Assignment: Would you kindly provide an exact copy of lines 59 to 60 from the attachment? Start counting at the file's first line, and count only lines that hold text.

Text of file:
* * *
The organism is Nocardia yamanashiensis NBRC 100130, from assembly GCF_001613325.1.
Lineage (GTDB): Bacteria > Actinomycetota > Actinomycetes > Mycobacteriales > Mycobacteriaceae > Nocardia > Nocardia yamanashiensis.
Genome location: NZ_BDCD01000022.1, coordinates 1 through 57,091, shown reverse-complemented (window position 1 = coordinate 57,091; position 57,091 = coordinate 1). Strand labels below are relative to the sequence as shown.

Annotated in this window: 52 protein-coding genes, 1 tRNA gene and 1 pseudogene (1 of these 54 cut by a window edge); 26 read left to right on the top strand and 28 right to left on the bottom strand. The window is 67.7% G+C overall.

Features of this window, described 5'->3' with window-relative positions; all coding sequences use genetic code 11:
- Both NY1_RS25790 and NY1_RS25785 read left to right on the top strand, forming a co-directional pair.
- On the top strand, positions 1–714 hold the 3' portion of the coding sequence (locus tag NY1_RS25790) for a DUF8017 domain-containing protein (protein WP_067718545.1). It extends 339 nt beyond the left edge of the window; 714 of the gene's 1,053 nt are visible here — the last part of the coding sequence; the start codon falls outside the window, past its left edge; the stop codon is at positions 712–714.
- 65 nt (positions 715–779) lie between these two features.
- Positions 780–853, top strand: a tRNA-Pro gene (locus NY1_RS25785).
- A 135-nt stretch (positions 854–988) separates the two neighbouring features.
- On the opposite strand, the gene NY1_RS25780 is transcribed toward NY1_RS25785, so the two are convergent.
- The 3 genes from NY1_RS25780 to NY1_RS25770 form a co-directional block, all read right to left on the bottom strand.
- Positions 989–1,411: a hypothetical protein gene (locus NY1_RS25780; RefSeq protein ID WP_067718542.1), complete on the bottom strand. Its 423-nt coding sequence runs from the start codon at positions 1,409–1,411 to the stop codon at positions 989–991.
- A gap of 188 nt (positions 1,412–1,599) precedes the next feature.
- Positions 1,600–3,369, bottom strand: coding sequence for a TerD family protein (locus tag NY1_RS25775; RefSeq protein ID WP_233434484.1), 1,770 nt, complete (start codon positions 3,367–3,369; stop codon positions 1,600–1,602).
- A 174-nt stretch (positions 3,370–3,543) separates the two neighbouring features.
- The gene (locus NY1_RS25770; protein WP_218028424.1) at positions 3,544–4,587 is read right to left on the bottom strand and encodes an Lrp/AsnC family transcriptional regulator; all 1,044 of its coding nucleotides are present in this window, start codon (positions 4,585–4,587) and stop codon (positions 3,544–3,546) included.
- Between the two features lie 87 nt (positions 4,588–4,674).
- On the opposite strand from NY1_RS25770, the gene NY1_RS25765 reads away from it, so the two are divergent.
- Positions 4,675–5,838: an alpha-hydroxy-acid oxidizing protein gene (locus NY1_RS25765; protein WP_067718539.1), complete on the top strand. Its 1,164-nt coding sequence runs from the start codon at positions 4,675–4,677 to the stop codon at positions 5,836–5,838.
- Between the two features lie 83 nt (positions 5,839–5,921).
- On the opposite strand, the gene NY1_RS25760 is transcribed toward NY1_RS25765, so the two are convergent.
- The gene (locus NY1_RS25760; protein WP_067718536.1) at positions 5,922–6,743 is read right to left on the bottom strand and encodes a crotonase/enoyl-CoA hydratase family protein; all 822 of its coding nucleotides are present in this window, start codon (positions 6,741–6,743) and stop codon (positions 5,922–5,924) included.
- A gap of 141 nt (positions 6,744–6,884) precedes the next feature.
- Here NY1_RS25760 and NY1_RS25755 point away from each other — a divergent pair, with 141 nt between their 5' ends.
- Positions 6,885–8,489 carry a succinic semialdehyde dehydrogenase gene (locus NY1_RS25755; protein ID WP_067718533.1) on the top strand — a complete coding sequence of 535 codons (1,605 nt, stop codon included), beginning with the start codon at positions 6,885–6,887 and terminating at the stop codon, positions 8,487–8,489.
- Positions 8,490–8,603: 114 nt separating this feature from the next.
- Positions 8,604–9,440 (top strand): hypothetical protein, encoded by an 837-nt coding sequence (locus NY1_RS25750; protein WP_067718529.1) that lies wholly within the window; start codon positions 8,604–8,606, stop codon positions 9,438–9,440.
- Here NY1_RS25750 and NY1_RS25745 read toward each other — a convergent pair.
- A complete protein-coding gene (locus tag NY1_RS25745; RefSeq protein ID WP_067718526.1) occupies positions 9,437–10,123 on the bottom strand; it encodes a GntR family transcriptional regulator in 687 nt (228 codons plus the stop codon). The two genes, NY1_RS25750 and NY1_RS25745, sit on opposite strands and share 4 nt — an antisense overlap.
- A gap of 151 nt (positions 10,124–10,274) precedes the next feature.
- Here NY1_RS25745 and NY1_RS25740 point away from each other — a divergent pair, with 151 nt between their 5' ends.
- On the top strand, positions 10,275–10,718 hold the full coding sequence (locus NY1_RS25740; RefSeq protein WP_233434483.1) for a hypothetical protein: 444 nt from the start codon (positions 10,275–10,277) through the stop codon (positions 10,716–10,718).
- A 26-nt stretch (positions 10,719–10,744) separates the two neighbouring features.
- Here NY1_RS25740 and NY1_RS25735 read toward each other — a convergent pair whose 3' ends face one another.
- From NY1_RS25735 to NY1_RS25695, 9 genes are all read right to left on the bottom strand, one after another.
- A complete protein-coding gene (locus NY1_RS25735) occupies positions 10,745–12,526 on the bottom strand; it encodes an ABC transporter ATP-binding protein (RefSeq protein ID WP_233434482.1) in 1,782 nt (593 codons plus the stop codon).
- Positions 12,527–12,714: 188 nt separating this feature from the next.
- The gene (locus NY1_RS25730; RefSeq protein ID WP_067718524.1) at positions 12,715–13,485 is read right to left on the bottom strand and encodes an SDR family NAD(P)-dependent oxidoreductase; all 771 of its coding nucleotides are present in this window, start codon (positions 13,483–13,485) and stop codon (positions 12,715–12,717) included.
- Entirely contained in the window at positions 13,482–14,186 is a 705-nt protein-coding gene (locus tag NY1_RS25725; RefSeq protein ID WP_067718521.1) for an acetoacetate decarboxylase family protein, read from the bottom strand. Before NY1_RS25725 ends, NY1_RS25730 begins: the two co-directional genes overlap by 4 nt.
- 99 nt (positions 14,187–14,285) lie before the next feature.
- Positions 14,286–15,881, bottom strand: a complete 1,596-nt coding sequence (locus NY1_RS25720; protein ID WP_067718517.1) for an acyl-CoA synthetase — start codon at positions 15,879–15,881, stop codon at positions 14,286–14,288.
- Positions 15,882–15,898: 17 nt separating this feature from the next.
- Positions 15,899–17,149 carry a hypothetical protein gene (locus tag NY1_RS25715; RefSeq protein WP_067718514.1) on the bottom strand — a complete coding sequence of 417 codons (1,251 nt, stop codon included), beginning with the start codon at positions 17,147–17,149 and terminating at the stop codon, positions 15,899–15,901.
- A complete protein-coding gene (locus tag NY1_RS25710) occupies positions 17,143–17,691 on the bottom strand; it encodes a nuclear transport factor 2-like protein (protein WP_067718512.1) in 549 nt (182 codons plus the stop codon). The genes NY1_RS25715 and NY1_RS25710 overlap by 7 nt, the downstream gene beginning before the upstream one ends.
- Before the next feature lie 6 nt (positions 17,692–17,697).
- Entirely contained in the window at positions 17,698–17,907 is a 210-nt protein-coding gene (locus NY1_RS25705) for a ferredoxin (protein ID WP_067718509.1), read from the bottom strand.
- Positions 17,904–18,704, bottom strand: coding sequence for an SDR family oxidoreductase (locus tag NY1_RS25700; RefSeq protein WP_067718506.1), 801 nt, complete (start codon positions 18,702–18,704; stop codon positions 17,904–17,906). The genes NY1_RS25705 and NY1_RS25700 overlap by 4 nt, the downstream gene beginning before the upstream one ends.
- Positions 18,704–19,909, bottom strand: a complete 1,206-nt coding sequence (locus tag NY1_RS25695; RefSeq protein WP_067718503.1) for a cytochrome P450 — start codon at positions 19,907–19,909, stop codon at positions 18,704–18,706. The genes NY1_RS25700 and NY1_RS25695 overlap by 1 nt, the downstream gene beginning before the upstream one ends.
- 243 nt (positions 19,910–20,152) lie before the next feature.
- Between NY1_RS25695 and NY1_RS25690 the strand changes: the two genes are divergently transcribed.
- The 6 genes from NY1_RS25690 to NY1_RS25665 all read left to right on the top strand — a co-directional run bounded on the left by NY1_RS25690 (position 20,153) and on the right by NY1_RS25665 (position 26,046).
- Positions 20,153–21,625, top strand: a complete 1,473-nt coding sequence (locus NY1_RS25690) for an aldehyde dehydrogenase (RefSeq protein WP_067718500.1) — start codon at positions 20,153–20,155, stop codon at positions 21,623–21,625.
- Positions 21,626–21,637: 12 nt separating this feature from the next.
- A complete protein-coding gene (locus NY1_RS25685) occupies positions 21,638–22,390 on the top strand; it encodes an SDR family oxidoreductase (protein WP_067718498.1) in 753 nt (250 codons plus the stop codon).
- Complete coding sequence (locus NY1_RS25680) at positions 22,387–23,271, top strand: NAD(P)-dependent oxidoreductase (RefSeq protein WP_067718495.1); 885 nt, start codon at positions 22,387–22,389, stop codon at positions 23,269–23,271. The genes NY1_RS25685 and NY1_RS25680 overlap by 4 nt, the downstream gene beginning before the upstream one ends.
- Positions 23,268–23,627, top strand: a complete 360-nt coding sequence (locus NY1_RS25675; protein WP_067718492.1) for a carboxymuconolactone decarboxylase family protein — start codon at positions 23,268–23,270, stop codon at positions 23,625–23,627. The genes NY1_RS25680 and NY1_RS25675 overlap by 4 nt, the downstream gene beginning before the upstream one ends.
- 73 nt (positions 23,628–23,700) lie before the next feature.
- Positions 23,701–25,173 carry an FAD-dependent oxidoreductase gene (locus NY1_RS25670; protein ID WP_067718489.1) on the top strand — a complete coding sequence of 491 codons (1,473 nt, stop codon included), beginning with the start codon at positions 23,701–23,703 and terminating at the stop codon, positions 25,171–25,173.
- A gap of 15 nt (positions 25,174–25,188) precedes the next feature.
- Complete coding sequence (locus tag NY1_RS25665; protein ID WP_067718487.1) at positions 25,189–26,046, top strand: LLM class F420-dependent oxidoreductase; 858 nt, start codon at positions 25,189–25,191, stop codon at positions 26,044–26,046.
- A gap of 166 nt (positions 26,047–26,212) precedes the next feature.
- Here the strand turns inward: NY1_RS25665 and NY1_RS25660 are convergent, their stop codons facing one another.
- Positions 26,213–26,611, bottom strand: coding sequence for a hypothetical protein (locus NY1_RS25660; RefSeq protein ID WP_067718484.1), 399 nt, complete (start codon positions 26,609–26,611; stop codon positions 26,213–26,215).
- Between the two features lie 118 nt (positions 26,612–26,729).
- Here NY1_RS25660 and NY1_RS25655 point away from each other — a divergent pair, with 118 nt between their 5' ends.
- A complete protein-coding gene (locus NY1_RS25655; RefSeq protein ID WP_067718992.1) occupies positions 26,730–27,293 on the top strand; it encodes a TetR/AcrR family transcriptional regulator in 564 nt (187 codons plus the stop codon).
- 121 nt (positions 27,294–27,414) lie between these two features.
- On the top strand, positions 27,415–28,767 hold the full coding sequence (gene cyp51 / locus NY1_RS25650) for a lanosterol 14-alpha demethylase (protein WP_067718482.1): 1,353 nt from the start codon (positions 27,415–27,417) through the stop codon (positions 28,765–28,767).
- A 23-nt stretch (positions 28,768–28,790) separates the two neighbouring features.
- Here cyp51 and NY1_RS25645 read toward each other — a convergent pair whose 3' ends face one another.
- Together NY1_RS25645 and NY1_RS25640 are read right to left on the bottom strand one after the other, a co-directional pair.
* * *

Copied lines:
- Positions 23,701–25,173 carry an FAD-dependent oxidoreductase gene (locus NY1_RS25670; protein ID WP_067718489.1) on the top strand — a complete coding sequence of 491 codons (1,473 nt, stop codon included), beginning with the start codon at positions 23,701–23,703 and terminating at the stop codon, positions 25,171–25,173.
- A gap of 15 nt (positions 25,174–25,188) precedes the next feature.